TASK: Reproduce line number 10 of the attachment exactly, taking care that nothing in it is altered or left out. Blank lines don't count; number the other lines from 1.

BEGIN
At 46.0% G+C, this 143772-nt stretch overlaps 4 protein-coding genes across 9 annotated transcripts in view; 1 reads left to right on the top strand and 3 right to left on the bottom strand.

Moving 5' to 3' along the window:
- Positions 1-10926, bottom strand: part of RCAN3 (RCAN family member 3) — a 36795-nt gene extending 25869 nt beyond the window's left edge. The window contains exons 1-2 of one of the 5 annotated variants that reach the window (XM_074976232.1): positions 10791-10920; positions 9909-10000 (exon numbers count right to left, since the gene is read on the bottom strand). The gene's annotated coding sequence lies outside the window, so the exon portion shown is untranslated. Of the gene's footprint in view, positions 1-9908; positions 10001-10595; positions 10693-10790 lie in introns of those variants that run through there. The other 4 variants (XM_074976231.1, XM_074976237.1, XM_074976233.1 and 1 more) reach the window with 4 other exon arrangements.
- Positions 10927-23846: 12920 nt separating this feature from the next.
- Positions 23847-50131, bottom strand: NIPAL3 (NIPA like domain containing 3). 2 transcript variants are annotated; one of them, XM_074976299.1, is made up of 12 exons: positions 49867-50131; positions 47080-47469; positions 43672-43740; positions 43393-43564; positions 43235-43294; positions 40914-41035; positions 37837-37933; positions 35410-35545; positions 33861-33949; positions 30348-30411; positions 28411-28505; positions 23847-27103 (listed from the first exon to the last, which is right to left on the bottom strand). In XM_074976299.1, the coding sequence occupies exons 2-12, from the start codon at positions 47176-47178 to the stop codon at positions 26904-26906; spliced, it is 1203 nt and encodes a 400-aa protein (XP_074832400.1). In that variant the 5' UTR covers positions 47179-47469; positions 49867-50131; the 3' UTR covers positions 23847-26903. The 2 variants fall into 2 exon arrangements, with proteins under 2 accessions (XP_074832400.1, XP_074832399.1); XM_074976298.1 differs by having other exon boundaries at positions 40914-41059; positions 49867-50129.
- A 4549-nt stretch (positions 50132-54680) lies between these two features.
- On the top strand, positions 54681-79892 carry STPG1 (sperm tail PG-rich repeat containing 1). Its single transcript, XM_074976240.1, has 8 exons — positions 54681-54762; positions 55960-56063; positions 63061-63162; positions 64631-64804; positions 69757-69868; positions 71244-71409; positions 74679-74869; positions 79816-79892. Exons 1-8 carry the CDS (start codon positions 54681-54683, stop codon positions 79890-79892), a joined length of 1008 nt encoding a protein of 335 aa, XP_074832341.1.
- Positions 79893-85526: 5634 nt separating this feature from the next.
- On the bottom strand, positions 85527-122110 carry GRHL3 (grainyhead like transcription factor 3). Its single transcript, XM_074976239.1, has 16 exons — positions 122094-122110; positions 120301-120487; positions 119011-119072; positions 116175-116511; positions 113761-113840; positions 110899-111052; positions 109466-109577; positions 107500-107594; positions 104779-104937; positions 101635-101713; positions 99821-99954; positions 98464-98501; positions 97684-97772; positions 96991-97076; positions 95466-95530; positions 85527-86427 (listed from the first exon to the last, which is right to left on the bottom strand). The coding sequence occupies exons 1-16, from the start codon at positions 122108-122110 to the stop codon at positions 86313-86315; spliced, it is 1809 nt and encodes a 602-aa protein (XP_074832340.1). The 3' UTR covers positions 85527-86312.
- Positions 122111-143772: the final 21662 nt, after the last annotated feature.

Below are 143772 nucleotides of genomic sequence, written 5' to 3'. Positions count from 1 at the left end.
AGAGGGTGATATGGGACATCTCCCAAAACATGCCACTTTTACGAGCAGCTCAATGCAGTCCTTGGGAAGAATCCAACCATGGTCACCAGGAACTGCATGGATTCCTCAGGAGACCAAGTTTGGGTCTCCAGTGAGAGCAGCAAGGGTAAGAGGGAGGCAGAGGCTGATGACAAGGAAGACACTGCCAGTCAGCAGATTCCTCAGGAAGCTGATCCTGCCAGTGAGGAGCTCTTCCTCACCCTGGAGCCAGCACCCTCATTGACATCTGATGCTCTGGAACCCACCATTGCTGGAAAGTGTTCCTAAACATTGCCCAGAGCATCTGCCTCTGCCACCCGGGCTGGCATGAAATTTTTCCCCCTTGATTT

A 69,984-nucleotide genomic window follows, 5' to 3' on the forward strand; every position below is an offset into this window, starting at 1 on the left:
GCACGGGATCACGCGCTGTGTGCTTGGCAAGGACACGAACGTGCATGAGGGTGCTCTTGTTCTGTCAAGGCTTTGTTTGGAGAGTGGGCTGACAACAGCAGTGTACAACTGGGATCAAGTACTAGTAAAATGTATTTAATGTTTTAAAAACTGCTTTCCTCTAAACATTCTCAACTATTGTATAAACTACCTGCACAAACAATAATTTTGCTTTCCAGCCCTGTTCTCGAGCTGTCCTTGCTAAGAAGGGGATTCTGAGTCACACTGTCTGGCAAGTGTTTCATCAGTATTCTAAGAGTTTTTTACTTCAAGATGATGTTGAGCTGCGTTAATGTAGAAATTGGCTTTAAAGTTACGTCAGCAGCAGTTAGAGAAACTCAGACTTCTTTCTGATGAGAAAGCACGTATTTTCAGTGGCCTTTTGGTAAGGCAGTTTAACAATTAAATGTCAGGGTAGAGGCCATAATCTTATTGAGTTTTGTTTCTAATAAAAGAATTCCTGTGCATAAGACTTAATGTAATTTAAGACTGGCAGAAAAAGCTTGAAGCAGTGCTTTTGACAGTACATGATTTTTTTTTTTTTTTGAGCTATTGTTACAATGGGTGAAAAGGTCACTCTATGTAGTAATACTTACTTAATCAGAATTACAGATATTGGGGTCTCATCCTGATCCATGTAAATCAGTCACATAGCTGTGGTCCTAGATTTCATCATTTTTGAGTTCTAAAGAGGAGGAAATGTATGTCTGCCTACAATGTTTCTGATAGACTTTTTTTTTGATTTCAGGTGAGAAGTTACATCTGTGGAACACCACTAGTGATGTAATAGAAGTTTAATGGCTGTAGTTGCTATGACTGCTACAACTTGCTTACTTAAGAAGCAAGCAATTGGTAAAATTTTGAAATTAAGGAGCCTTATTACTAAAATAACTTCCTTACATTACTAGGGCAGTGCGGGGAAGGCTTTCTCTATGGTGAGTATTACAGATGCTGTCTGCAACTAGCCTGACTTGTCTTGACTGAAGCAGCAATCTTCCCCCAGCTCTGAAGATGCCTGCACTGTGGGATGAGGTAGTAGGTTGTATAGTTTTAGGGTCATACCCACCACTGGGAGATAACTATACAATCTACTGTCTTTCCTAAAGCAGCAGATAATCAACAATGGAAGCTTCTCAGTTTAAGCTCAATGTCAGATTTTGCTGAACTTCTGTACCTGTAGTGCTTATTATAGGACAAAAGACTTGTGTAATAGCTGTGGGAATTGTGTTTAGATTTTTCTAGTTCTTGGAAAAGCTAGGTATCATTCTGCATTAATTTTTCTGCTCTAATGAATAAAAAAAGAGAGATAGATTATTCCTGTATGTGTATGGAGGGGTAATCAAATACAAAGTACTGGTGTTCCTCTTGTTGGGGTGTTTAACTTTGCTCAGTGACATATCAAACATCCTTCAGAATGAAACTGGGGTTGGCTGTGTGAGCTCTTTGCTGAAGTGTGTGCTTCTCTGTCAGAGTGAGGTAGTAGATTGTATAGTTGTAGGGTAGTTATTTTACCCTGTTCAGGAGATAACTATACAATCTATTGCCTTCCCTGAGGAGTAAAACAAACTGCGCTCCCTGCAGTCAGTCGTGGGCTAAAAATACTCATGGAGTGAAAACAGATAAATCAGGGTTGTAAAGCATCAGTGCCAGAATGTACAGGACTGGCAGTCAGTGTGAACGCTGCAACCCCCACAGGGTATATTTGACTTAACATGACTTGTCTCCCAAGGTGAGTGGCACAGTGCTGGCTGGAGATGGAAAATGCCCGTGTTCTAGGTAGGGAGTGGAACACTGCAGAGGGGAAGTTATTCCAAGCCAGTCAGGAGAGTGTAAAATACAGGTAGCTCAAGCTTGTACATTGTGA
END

- Positions 122111-143772: the final 21662 nt, after the last annotated feature.